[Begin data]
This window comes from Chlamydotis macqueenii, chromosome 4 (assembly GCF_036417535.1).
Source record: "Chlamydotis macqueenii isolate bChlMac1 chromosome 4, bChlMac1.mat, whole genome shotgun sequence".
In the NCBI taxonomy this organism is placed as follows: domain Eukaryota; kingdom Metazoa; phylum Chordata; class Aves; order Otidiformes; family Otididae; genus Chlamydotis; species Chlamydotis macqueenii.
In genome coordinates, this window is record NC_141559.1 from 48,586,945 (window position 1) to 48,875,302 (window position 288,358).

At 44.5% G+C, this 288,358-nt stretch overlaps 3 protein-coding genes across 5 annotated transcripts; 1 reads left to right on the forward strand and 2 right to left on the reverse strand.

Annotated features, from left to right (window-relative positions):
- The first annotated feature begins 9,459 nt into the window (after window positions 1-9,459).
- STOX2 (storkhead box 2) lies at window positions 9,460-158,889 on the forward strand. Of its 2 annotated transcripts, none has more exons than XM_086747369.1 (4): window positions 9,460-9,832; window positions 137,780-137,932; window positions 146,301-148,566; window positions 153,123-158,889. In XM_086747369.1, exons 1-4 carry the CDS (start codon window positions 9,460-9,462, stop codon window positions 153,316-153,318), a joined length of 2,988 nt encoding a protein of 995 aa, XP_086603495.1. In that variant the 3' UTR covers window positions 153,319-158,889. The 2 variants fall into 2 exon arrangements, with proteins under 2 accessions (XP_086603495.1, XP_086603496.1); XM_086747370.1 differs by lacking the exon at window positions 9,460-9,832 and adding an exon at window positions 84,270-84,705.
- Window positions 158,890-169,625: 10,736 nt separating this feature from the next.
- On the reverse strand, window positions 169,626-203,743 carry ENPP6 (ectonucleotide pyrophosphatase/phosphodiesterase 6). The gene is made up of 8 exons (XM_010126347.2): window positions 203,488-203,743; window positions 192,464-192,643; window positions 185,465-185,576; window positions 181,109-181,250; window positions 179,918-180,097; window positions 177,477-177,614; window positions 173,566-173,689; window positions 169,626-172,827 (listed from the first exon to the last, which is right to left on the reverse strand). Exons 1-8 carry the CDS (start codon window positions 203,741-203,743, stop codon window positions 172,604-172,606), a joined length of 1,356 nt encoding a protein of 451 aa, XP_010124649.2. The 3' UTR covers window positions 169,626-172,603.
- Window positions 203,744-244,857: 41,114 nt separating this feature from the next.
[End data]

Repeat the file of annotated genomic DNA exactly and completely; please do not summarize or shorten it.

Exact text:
This window comes from Chlamydotis macqueenii, chromosome 4 (assembly GCF_036417535.1).
Source record: "Chlamydotis macqueenii isolate bChlMac1 chromosome 4, bChlMac1.mat, whole genome shotgun sequence".
In the NCBI taxonomy this organism is placed as follows: domain Eukaryota; kingdom Metazoa; phylum Chordata; class Aves; order Otidiformes; family Otididae; genus Chlamydotis; species Chlamydotis macqueenii.
In genome coordinates, this window is record NC_141559.1 from 48,586,945 (window position 1) to 48,875,302 (window position 288,358).

At 44.5% G+C, this 288,358-nt stretch overlaps 3 protein-coding genes across 5 annotated transcripts; 1 reads left to right on the forward strand and 2 right to left on the reverse strand.

Annotated features, from left to right (window-relative positions):
- The first annotated feature begins 9,459 nt into the window (after window positions 1-9,459).
- STOX2 (storkhead box 2) lies at window positions 9,460-158,889 on the forward strand. Of its 2 annotated transcripts, none has more exons than XM_086747369.1 (4): window positions 9,460-9,832; window positions 137,780-137,932; window positions 146,301-148,566; window positions 153,123-158,889. In XM_086747369.1, exons 1-4 carry the CDS (start codon window positions 9,460-9,462, stop codon window positions 153,316-153,318), a joined length of 2,988 nt encoding a protein of 995 aa, XP_086603495.1. In that variant the 3' UTR covers window positions 153,319-158,889. The 2 variants fall into 2 exon arrangements, with proteins under 2 accessions (XP_086603495.1, XP_086603496.1); XM_086747370.1 differs by lacking the exon at window positions 9,460-9,832 and adding an exon at window positions 84,270-84,705.
- Window positions 158,890-169,625: 10,736 nt separating this feature from the next.
- On the reverse strand, window positions 169,626-203,743 carry ENPP6 (ectonucleotide pyrophosphatase/phosphodiesterase 6). The gene is made up of 8 exons (XM_010126347.2): window positions 203,488-203,743; window positions 192,464-192,643; window positions 185,465-185,576; window positions 181,109-181,250; window positions 179,918-180,097; window positions 177,477-177,614; window positions 173,566-173,689; window positions 169,626-172,827 (listed from the first exon to the last, which is right to left on the reverse strand). Exons 1-8 carry the CDS (start codon window positions 203,741-203,743, stop codon window positions 172,604-172,606), a joined length of 1,356 nt encoding a protein of 451 aa, XP_010124649.2. The 3' UTR covers window positions 169,626-172,603.
- Window positions 203,744-244,857: 41,114 nt separating this feature from the next.